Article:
Tech Talk: Why you’ll pick Pocket

Pocket gathers interesting snippets from the web and saves them for easy retrieval
Pocket gathers interesting snippets from the web and saves them for easy retrieval
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YOU hardly need me to tell you that a lot of what is on the internet is manifestly rubbish, and that finding something worth keeping is akin to looking for pearls at the Stew and Oyster Bar. What’s more, gems, when they do appear, are all too easy to lose in the flotsam.

What you need is a pocket to put things in – one from which you can retrieve them in a hurry, no matter where you are.

As it happens, it’s not too big an ask, because Pocket is the name of an app which does exactly that: collect interesting things you find along the way, for quick and convenient retrieval later on. Your collectables can include web addresses, videos, pictures, blog posts and pretty much anything in a web browser.

Your hoard is then saved to a cloud and synchronized automatically across your devices – home and work PCs, phone, tablet and so on – where you can continue to read them even when you’re not online.

To make it easier to add items, Pocket integrates with other apps you may use, like the electronic news magazines Zite and Flipboard, and the Kobo e-book reader. You can also install extensions to popular web browsers for instant saving of pages without the need to navigate away.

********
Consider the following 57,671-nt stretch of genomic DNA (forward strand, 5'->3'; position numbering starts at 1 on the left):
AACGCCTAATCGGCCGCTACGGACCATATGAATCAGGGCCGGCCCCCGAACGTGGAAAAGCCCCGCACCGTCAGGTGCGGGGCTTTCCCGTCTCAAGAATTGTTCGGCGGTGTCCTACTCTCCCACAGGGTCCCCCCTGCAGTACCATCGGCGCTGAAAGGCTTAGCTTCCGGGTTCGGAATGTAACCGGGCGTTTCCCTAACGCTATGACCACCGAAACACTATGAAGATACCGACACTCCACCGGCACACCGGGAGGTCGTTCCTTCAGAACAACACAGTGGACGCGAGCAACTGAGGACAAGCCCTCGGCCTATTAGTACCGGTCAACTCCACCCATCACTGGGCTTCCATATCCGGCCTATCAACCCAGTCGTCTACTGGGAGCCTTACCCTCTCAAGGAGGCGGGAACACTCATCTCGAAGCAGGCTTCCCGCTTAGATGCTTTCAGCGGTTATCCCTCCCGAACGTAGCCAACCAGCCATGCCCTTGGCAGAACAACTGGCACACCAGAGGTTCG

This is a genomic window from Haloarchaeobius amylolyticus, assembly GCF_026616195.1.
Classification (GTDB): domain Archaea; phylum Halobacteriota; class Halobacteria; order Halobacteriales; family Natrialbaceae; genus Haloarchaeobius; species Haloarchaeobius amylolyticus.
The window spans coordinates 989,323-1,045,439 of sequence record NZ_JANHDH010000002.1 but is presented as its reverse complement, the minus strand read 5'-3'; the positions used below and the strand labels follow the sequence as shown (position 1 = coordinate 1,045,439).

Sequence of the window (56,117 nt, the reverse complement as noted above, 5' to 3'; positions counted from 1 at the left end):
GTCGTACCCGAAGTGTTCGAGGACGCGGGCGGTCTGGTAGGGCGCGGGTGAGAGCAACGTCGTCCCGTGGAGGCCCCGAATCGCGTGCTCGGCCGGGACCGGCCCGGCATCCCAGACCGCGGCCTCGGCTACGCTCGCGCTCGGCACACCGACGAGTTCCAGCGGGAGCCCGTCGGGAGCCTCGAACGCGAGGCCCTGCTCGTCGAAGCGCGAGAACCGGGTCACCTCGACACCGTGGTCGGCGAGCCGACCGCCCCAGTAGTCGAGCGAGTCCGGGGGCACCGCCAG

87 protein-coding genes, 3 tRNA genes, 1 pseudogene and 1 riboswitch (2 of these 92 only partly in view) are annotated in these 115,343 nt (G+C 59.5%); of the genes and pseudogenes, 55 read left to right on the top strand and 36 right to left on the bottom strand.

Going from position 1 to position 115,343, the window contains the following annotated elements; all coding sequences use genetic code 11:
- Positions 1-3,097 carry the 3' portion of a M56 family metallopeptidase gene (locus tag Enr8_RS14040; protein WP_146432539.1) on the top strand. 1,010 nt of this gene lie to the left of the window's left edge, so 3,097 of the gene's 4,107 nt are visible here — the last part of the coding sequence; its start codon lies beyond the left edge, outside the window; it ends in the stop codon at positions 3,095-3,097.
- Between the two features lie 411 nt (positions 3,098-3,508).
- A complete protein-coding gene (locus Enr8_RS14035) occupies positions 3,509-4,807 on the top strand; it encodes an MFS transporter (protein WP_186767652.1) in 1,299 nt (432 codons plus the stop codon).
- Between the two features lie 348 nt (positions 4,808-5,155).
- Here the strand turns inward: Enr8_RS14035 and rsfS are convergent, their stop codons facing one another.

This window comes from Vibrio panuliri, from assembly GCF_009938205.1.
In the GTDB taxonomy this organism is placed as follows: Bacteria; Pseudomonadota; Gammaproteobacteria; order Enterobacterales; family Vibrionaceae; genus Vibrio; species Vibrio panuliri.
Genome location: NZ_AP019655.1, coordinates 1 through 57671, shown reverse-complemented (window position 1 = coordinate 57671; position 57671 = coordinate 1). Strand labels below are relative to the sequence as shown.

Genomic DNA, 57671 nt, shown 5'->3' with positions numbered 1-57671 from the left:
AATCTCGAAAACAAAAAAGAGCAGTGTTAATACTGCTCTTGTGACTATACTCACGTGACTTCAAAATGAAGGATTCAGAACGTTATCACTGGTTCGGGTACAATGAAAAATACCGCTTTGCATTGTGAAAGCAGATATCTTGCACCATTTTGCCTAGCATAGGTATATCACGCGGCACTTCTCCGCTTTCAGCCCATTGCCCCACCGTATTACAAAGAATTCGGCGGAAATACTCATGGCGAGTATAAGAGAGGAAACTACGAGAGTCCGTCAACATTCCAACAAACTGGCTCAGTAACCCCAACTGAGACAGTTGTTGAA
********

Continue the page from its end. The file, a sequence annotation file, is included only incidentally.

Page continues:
Because these are electronic services they are more useful than a real pocket when it comes to finding what you’ve stored. Your collection is displayed in a visually appealing format, and you can add tags to items and search for them in a few different ways – though not too many, as Pocket reserves some of its functionality for paying customers. Five dollars a month buys you permanence: your list stays in the cloud forever. But given the ephemeral nature of online information, this may be akin to throwing money into the wind.

Pocket’s chief rival is Instapaper, an almost identical service (basic model free, premium $3 a month) borne of the principle that if you gather enough articles you can create your own newspaper. Actual newspapers already do this, but the choice of articles is theirs, not yours.

Pocket wins out, though, on its flexibility – especially if you choose to add functionality with third-party extras like ReadRuler which sorts articles by length; Gist, which writes a quick precis of each article. You can also use Pocket’s “Send To…” function to forward items you’d like to keep to an online filing cabinet service like Evernote.